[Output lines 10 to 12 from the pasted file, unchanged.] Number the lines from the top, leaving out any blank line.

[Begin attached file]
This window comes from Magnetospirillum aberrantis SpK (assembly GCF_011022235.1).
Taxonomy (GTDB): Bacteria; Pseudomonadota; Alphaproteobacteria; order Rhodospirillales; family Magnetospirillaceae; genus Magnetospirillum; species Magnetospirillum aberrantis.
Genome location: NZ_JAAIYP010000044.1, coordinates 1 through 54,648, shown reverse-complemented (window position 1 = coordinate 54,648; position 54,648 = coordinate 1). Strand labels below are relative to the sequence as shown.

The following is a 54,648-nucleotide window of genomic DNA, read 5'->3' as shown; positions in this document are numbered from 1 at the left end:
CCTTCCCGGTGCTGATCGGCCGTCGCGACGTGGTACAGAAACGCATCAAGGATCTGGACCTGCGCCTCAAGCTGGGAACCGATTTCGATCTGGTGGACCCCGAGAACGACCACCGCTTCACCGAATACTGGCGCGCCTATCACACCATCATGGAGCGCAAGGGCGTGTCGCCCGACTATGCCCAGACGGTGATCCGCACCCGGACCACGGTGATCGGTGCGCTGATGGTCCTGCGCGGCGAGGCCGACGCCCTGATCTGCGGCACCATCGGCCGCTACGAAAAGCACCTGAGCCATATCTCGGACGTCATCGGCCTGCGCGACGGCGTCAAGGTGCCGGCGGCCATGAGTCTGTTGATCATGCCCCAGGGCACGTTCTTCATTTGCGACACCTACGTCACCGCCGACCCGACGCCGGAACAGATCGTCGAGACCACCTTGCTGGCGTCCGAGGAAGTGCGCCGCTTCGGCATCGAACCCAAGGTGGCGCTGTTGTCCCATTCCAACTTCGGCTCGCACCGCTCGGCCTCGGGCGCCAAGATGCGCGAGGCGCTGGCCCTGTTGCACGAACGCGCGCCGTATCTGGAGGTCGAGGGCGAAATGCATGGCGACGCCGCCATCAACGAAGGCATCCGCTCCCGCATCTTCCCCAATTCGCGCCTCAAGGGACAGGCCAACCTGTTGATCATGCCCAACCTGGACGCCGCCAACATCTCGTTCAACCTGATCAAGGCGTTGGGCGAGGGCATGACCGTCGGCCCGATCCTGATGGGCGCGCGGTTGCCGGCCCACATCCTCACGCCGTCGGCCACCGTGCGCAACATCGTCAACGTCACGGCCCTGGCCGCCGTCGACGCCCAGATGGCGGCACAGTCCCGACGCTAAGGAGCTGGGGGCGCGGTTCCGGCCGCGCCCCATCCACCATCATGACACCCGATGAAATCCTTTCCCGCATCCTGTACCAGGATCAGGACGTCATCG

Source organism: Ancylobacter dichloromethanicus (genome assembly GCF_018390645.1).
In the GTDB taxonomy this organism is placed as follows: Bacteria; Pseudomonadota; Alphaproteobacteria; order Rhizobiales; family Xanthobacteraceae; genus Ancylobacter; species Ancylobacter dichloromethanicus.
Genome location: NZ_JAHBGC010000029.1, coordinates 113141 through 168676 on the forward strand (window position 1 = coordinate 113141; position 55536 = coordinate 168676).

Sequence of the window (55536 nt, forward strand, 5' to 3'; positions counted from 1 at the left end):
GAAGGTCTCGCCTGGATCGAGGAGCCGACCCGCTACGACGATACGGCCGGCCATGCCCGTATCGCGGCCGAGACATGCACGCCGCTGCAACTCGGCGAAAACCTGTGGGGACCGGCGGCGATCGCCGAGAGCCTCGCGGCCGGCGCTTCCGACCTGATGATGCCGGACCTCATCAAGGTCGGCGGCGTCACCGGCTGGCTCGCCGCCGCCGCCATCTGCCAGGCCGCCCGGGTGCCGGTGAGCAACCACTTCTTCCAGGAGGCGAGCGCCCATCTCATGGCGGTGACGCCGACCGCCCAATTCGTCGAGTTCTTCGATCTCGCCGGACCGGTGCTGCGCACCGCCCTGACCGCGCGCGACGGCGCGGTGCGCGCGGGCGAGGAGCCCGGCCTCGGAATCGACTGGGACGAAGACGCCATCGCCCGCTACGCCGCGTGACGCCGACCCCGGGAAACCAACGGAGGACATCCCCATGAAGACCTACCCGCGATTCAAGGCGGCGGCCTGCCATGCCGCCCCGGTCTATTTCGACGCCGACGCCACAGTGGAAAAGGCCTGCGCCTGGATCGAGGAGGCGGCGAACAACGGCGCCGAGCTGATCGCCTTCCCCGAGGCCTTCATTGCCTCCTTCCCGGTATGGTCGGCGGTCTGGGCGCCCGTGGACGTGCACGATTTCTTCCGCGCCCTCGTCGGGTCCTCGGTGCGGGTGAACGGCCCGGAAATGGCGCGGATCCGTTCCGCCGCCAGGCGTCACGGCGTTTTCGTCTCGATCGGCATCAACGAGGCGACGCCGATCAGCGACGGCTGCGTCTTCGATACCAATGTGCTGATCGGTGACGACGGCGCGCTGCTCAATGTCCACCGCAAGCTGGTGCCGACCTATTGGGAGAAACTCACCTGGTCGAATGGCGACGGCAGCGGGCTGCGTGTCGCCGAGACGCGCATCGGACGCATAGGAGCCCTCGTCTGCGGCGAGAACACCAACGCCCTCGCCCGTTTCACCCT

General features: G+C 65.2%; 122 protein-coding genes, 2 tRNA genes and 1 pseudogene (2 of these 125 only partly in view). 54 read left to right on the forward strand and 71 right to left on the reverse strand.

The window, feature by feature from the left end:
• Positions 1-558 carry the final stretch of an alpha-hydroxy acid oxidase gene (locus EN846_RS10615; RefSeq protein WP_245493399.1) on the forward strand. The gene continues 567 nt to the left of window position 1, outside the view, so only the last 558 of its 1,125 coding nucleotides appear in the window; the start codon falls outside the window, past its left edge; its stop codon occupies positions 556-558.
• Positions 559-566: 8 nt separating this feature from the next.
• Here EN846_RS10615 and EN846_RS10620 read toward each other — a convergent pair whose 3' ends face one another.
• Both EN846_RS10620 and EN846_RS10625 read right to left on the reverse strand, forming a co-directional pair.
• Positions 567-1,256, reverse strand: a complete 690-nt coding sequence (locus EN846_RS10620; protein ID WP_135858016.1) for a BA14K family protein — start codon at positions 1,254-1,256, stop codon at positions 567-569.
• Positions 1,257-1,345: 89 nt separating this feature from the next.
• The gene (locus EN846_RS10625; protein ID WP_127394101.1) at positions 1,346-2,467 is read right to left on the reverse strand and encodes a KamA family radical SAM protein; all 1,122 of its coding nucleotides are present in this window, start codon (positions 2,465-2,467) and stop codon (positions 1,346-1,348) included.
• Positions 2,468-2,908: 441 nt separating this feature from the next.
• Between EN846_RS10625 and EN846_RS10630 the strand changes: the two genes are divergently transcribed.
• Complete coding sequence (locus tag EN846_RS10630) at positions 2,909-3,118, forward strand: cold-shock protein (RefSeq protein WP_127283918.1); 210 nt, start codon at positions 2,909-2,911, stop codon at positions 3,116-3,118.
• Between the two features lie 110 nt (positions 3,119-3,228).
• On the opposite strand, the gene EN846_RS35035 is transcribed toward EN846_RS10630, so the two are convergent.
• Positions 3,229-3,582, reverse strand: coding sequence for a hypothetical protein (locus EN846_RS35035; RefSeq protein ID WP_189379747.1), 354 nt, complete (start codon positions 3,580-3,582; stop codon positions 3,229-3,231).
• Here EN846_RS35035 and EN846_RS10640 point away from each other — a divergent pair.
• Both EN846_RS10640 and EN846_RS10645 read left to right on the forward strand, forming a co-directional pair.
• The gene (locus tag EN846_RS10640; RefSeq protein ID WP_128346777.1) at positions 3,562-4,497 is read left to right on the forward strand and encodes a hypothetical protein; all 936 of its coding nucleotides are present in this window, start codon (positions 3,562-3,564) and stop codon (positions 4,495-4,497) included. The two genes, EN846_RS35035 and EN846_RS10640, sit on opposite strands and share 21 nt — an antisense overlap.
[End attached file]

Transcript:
GAAGGTCTCGCCTGGATCGAGGAGCCGACCCGCTACGACGATACGGCCGGCCATGCCCGTATCGCGGCCGAGACATGCACGCCGCTGCAACTCGGCGAAAACCTGTGGGGACCGGCGGCGATCGCCGAGAGCCTCGCGGCCGGCGCTTCCGACCTGATGATGCCGGACCTCATCAAGGTCGGCGGCGTCACCGGCTGGCTCGCCGCCGCCGCCATCTGCCAGGCCGCCCGGGTGCCGGTGAGCAACCACTTCTTCCAGGAGGCGAGCGCCCATCTCATGGCGGTGACGCCGACCGCCCAATTCGTCGAGTTCTTCGATCTCGCCGGACCGGTGCTGCGCACCGCCCTGACCGCGCGCGACGGCGCGGTGCGCGCGGGCGAGGAGCCCGGCCTCGGAATCGACTGGGACGAAGACGCCATCGCCCGCTACGCCGCGTGACGCCGACCCCGGGAAACCAACGGAGGACATCCCCATGAAGACCTACCCGCGATTCAAGGCGGCGGCCTGCCATGCCGCCCCGGTCTATTTCGACGCCGACGCCACAGTGGAAAAGGCCTGCGCCTGGATCGAGGAGGCGGCGAACAACGGCGCCGAGCTGATCGCCTTCCCCGAGGCCTTCATTGCCTCCTTCCCGGTATGGTCGGCGGTCTGGGCGCCCGTGGACGTGCACGATTTCTTCCGCGCCCTCGTCGGGTCCTCGGTGCGGGTGAACGGCCCGGAAATGGCGCGGATCCGTTCCGCCGCCAGGCGTCACGGCGTTTTCGTCTCGATCGGCATCAACGAGGCGACGCCGATCAGCGACGGCTGCGTCTTCGATACCAATGTGCTGATCGGTGACGACGGCGCGCTGCTCAATGTCCACCGCAAGCTGGTGCCGACCTATTGGGAGAAACTCACCTGGTCGAATGGCGACGGCAGCGGGCTGCGTGTCGCCGAGACGCGCATCGGACGCATAGGAGCCCTCGTCTGCGGCGAGAACACCAACGCCCTCGCCCGTTTCACCCT

General features: G+C 65.2%; 122 protein-coding genes, 2 tRNA genes and 1 pseudogene (2 of these 125 only partly in view). 54 read left to right on the forward strand and 71 right to left on the reverse strand.

The window, feature by feature from the left end: